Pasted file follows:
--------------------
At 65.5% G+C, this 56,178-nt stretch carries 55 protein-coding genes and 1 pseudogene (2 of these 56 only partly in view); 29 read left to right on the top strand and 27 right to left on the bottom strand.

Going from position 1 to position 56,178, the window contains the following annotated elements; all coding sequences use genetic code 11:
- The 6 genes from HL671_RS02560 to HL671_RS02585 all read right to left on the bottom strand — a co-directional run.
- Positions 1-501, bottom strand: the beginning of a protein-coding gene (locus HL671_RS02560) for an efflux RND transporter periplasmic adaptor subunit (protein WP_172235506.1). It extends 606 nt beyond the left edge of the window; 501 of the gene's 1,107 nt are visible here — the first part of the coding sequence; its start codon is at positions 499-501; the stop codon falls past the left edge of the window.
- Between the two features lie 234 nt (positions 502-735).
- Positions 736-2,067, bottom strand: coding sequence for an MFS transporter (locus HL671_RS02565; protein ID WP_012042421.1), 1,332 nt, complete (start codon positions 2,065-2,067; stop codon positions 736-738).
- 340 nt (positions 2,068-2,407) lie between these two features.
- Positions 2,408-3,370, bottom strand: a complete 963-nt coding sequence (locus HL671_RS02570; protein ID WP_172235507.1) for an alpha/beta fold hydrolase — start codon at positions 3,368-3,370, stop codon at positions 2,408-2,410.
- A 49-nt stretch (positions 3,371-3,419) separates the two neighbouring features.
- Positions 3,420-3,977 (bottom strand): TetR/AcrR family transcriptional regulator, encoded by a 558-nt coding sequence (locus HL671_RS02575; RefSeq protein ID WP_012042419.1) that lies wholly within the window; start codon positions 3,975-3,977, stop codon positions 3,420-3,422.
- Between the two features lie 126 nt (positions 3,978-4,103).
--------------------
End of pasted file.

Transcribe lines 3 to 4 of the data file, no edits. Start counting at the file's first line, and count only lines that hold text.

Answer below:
- The 6 genes from HL671_RS02560 to HL671_RS02585 all read right to left on the bottom strand — a co-directional run.
- Positions 1-501, bottom strand: the beginning of a protein-coding gene (locus HL671_RS02560) for an efflux RND transporter periplasmic adaptor subunit (protein WP_172235506.1). It extends 606 nt beyond the left edge of the window; 501 of the gene's 1,107 nt are visible here — the first part of the coding sequence; its start codon is at positions 499-501; the stop codon falls past the left edge of the window.